Rep. John Lewis, D-Georgia, along with other members, address demonstrators on the East Front of the Capitol after the House Democrats' sit-in over gun control legislation.
( Tom Williams/CQ Roll Call
BROOKE GLADSTONE: This is On the Media. I’m Brooke Gladstone.
DEBORAH AMOS: And I'm Deb Amos. A few minutes ago Rachael Larimore urged that gun issues be covered by gun beat reporters. And we found one. Lois Beckett covers guns for the Guardian US. This week, she published a series of pieces exploring the warped politics of gun control. Now, Beckett says it’s not just that reporters tend to botch the technical details, it’s that the entire debate is steered by outrage that follows mass shootings.
LOIS BECKETT: Mass shootings, if you look at the number of victims, they are something like 1 percent of overall gun murder victims. And if you let the circumstances of 1 percent of anything drive what you're trying to do to fix the other 99 percent, you’re going to fail.
DEBORAH AMOS: You often hear some of the same solutions, for example, Australia. There, after a mass shooting in 1996, there was a ban, there was a mandatory buyback of more than, what, 600,000 guns.
LOIS BECKETT: Up to a million in a couple of buybacks.
DEBORAH AMOS: And they melted them down. Even President Obama has, has cited Australia as, you know, this is the solution. You say no. Why?
LOIS BECKETT: You have to look at the big picture of Australia. Before the Port Arthur massacre, Australia had something like 67 gun murders a year. There was a dramatic drop after Australia melted down those million weapons. So it went from 67 to somewhere around 30. Thirty lives saved is very important but the scale of it is so vastly different from the United States. The scale of gun ownership there is so vastly different. The cost of melting down 1 million guns is a lot, something as high as $500 million. But in America, to do the equivalent reduction in the gun supply, we would have to confiscate 90 million guns. So you’re in billions of dollars. And also, you’re confiscating guns in a country with a Second Amendment, and people tell me that would just cause a civil war.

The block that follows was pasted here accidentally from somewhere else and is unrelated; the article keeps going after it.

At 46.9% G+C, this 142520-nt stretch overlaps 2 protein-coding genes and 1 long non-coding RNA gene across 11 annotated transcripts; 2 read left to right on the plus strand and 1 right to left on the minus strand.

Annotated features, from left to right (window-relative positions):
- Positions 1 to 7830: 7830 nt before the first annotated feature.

DEBORAH AMOS: Can you give me some examples of the ineffective solutions that we've sought that are fueled by this horror over mass shootings?
LOIS BECKETT: The assault weapon ban is a great example. These are weapons that are culturally repulsive to Democrats, to liberals, to non-gun owners. They look scary, they seem outrageous. In talking to gun control leaders from the early ‘90s and the late ‘80s, they said, you know, we knew from the beginning that if we eliminated them it wouldn’t make a huge difference, but people had this instinctive reaction to them. It was a popular in a way that some of the very technical, more effective gun violence prevention policies were not. And so, for more than 20 years, Democrats have fought for this policy that everyone feels passionately about and that everyone knows won’t make much of a difference.
We have tremendous coverage of school shootings in America and so we have spent, as a country, almost $1 billion since the Columbine school shootings to put police officers in schools. There is no evidence that putting police officers in schools is gonna do much good on that because these incidents are so rare. So we’re spending a tremendous amount of money because our emotions are focused on public schools’ need to be safe. And, at the same time, schools are sometimes cutting mental health counseling, they’re cutting intervention programs, and this misguided impulse might be actually making their students less safe.